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Financial Crimes
10/27/2011

New York man sentenced to nearly 13 years in federal prison for orchestrating Ponzi-style scheme

Ordered to pay over $5.3 million in restitution to victims

ALBANY, N.Y. — A New York man was sentenced to 151 months in federal prison to be followed by three years of supervised release. The man was also ordered to pay restitution of $5,308,340.02 to the victims of his Ponzi-style scheme involving entities formerly known under the name "Swiss Capital Harbor." The sentence is the result of an investigation by multiple law enforcement agencies, including U.S. Immigration and Customs Enforcement's (ICE) Homeland Security Investigations (HSI).

Christopher Bass, 54, formerly of Troy, N.Y., and Menands, N.Y., was sentenced by Senior U.S. District Judge Lawrence E. Kahn. He has been in federal custody since his initial arrest on Feb. 8, 2010.

At the time of his plea, he admitted that he relocated from Europe to Albany County, N.Y., in or about May 2006 and, thereafter, from approximately Jan. 1, 2007, through Feb. 1, 2010, he promoted, managed and directed a fraudulent investment program involving the purchase and sale of securities to investors in the Albany-area and elsewhere.

From January through August 2007, the fraudulent investment program operated under the name "Revisco Finanz AG" and, from August through December 2007, it operated under the names "Revisco Finance USA" and "Revisco Finanz AG."

Thereafter, from approximately December 2007 through Feb. 1, 2010, Bass conducted the fraudulent investment program using the name "Swiss Capital Harbor/USA, LLC" and other variations utilizing the name "Swiss Capital Harbor."

At the time of his guilty plea last year, Bass admitted having solicited and accepted a total of more than $5.5 million from more than 250 investors and, at sentencing, the government indicated that additional investigation confirmed the total deposits were more than $6.7 million from approximately 400 victims, more than 300 of whom suffered pecuniary loss as a result of their investments in the scheme.

While Bass promised these victims that their funds would be sent to Europe for investment, the majority of the investor deposits were: disbursed to Bass or used to pay for his personal expenses; used to repay investors who demanded a return of their initial investment or distribution of the income allegedly earned, as is common in such Ponzi-style schemes; and used to pay for expenses incurred in operating the fraudulent investment program.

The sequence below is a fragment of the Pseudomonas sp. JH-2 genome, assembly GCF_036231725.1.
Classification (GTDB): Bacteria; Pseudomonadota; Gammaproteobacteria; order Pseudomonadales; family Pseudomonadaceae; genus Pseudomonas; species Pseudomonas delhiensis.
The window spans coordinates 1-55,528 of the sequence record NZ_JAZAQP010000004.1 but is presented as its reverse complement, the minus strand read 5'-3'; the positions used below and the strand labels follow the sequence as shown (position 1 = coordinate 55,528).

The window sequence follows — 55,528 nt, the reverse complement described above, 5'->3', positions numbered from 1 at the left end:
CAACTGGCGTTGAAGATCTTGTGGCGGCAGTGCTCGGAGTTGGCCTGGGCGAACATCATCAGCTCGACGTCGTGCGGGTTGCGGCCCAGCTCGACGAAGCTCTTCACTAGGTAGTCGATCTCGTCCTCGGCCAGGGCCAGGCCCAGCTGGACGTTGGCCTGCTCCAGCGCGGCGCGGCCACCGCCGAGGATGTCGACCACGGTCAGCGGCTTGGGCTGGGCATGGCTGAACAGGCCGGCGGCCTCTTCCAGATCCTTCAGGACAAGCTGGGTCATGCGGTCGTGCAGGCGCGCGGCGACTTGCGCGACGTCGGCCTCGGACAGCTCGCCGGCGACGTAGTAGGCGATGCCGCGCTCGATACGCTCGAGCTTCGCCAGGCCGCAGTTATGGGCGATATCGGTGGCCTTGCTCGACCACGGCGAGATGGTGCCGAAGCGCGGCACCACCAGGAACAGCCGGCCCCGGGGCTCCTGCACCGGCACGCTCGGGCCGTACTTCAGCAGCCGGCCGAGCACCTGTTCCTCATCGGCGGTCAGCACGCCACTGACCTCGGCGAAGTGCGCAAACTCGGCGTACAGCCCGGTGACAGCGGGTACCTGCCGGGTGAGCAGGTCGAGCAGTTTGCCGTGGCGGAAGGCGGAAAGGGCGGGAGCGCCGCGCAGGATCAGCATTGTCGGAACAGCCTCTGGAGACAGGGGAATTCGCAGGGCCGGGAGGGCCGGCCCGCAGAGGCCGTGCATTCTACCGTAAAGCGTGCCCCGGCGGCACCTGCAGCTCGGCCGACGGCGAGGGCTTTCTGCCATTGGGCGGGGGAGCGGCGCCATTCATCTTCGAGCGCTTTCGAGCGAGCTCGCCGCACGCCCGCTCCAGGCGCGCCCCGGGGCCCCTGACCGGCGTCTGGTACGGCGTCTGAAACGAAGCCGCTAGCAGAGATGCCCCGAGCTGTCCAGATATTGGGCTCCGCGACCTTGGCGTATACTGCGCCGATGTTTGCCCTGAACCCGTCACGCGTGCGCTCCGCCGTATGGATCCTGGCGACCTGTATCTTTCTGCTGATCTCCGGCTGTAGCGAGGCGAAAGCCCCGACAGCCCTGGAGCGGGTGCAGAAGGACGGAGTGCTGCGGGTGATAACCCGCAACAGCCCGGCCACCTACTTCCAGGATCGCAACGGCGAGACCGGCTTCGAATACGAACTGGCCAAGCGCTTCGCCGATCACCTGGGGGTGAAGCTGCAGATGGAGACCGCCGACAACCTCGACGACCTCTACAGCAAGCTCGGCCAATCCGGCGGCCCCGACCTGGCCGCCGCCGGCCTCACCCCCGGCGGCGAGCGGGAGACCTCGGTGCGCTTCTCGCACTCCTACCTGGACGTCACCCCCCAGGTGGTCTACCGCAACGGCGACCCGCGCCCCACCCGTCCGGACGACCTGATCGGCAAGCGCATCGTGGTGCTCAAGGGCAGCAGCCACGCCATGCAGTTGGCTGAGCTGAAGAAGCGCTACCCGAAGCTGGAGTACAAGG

Bass further admitted at the time of his plea that, as part of his scheme, he caused periodic account statements to be issued that reported monthly returns and account balances that were false and grossly overstated, and that he made numerous additional false statements to prospective and actual investors, including that their investments were insured, risk free, or protected by a cash reserve account. At this point, no funds have been recovered to be applied toward the victims' losses.

In addition to his plea to one count of wire fraud involving the fraudulent investment program, Bass also pleaded guilty to attempted evasion of taxes in connection with the Form 1040, U.S. Individual Income Tax Return that he filed for himself and his spouse for 2007, in which he falsely reported the amount of income that he received from operation of the fraudulent investment program.

In substance, Bass received gross income of at least $220,000 from the fraudulent investment program in 2007 with taxable income of at least $145,936, whereas he falsely reported only $114,732 in gross income and taxable income of $49,507, resulting in a substantial income tax due and owing for 2007 of at least $34,445. Bass was sentenced today to the statutory maximum of 60 months on the income tax count, to run concurrently with the sentence on his wire fraud conviction, for a total sentence of 151 months in prison.

A number of victim investors attended the sentencing proceeding, and five spoke to the court about the financial and personal devastation suffered by them and their families as a result of Bass' scheme. The victims who spoke were representative of many who lost their retirement and other life savings, and had their life plans drastically altered by losses suffered as a result of their reliance on Bass and his promises.

"The significant incarceration sentence handed down by the court today reflects the severe impact of investment fraud on the hard-working men and women who work and live in this community," said U.S. Attorney Richard S. Hartunian, Northern District of New York. "Hundreds of people trusted Christopher Bass with their financial futures, and he greedily abused that trust and left in its place a swath of financial ruin. This office, working closely with our federal law enforcement partners, is committed to combating such heinous crimes, and bringing perpetrators such as Christopher Bass to justice."

The case was investigated by ICE HSI; the Internal Revenue Service, Criminal Investigation Division; and the U.S. Secret Service. The FBI also provided assistance.

This case was prosecuted by Deputy Criminal Chief Assistant U.S. Attorney William C. Pericak and Supervisory Assistant U.S. Attorney Robert P. Storch.